Your eyes locked across the rows of business class on an all-night intercontinental flight. Over small bottles of liquor, love arced through the recycled air. Cupid set the mood; it could be up to Internet calling to keep that spark alive.
It's time to rediscover Voice over Internet Protocol, or VoIP. A few years back the same kids that populated the ham-radio shack in college figured out that with a PC, an Internet connection and some software, you could stick it to The Man and get a free crackly phone line across the world.
Today, that line's much clearer and the phone call isn't totally free, but you have several plans and technologies from which to choose. If you've got heavy calling to make to faraway places, you'd be crazy not to take a look. If you're just curious about how it all works, the technology is easy to set up and you'll be calling in no time, but you probably won't give up the convenience of your plain old telephone.
VoIP calls bypass some or all of the expensive switching fees of the local and long-distance network operators by sending calls over the Internet. Consumers can talk over the Internet three ways: from a PC to another PC user, from a PC to a phone user, or phone to phone. The phone-to-phone calling is not sufficiently novel for our purposes -- customers call an 800 number using services such as Dialpad and Net2Phone and get cheaper rates by being connected through IP networks. We're interested in the calling you can do from your computer.
PC-to-PC calling is the cheapest option, and you might just be set up to do it already if you use
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Instant Messenger version 4.0, released in April 2000, or more recent editions that come with AOL Talk. When you initiate an instant message with a friend, you have the "talk" option, which patches you through for free to anyone using AIM. The quality is so-so, with some crackling and a muffled sound to the call, but the price is right.
Using your computer for voice communications
|AOL Talk and Windows Messenger (PC to PC)
||They are free, and come with the IM you already use.
||You get what you pay for in iffy quality.
|Dialpad (PC to phone)
||The software is only 300 Kb and is the easiest to get running
||Calling rates are a little higher.
|Net2Phone (PC to phone and PC to PC)
||Domestic rates are cheaper and the sound quality is great.
||At 1.87MB, the download is a little hefty.
PhoneFree is another PC-to-PC option that requires you install a 1MB piece of software, but offers you voicemail and combined voice and video calling. You will quickly become a connoisseur of "hops," the number of transfers your call makes along the Internet; the more hops, the longer the delay between when you speak and when the other end of the line hears your words. It's similar to, but shorter than, the delay on a satellite phone call.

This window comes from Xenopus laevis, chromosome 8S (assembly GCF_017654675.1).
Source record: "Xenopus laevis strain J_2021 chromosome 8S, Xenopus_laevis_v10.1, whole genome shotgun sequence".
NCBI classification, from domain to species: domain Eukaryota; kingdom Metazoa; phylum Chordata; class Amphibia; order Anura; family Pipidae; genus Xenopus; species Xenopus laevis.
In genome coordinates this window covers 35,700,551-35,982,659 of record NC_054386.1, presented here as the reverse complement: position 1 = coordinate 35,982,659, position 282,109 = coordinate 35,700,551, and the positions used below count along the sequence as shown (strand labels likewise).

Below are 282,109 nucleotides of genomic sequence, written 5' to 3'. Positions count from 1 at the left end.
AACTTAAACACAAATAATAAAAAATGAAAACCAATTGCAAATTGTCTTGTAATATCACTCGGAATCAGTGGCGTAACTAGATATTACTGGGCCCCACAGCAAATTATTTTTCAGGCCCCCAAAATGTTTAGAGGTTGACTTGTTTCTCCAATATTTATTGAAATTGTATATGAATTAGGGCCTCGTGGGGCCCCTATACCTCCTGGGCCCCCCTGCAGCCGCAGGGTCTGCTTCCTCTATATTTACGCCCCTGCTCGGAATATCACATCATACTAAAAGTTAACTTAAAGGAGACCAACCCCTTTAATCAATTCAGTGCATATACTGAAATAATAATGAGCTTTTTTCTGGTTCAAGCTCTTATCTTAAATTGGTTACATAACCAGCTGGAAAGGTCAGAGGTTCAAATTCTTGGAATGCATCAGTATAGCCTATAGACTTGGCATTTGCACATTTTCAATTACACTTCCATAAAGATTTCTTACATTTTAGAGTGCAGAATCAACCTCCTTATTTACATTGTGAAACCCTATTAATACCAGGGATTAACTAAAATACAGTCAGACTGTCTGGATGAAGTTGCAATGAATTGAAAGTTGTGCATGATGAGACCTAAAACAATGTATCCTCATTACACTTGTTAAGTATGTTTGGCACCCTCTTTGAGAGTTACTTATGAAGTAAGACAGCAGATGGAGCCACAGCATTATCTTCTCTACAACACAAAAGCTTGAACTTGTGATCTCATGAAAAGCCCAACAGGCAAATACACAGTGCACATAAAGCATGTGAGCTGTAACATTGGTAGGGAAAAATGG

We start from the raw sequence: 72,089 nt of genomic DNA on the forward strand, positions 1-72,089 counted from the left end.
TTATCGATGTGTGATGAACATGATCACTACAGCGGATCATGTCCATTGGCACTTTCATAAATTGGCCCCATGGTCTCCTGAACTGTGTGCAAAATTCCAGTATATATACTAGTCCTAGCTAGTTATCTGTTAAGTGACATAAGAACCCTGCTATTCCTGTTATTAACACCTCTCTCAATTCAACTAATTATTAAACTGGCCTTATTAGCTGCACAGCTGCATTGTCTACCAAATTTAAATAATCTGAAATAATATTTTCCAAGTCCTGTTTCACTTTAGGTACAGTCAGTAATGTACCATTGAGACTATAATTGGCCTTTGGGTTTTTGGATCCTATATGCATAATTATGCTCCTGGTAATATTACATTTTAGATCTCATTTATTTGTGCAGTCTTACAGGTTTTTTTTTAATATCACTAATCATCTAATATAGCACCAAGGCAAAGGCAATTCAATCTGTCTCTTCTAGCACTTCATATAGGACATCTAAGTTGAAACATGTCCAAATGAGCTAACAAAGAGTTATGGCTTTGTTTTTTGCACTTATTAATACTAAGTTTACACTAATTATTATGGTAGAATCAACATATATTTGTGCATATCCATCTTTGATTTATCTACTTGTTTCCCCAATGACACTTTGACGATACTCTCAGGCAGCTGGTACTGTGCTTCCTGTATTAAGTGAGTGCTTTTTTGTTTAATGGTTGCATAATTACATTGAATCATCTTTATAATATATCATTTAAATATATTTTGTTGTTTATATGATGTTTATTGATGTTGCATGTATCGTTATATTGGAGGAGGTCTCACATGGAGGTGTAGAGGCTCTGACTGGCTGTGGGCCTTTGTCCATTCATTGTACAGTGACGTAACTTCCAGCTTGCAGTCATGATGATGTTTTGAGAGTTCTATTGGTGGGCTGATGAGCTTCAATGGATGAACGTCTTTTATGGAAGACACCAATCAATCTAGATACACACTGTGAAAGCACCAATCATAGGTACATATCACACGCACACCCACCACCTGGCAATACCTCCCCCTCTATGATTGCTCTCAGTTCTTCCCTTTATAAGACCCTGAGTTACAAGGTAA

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Windows Messenger supports PC-to-PC calling as well, and Windows XP also allows users to select one of the three PC-to-phone calling options below.
You'll be paying for PC-to-phone calling, so it's time to get picky. There are a number of services, led by Net2Phone and Dialpad, which you may have heard of, as well as iConnectHere that offer a good discount from average long-distance rates. Rates can still be pricey -- IP carriers have to negotiate with local phone companies to get the call switched to its final destination.
Dialpad was our favorite because of its slim, 300 Kb Java applet and the ability to work on PCs and Macs. In 10 minutes we'd started annoying our friends and co-workers. For comparison, Net2Phone had a 1.87 MB download and the iConnectHere service had a 1.35 MB initial download, as well as several other downloads to enable voicemail, faxing capability and viewing.
Net2Phone had the best sound quality of all our tests and some of the best rates. Be warned that these services can have wildly varying rates on international calls -- one will have bargain rates in Australia, while another has the cheapest to India. You'll want to look up your region of interest on each site if you're going to get serious.
gives users 2 cents a minute calling in the U.S.
offers 400 minutes for $1.99 a month (a half-cent per minute) and 1,000 minutes for $10.95 (about one penny a minute).
If you're looking for instant gratification, the iConnectHere servers can take some time to catch up with your registration. Dialpad USA currently offers unlimited free domestic calls, but on Nov. 28 all that will change and users will get 400 anytime minutes for $9.99 a month, or a 2.5 cents-a-minute rate. Calls over the 400-minute mark will cost 2.9 cents a minute, a rate equal to the per-minute price international Dialpad subscribers get when calling the U.S.
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offers this service with the EarthLink brand to its customers.
Before you pick up your laptop and start shouting into its various orifices, any type of calling from your PC requires, at the barest of minimums, a microphone (you'd better have decent PC speakers). The more quality-conscious will want a headset, ranging from your corner-store cheapie to a top-of-the-line model for $100 or more. Also, the better your technology, the crisper your call -- if you've got lots of bandwidth, a good ISP, a fast computer and a spiffy headset, your call can sound as good as a regular phone call. A sputtering 486 machine and modem connection to an offshore ISP will give you crackling on the line, long pauses in the conversation and an echo.
In these days of austerity, it's time to resurrect Voice over IP calling from the bulging file of gee-whiz technologies that came out of the initial Internet boom. International romance can still bloom in postbubble economy times, through the wonders of technology.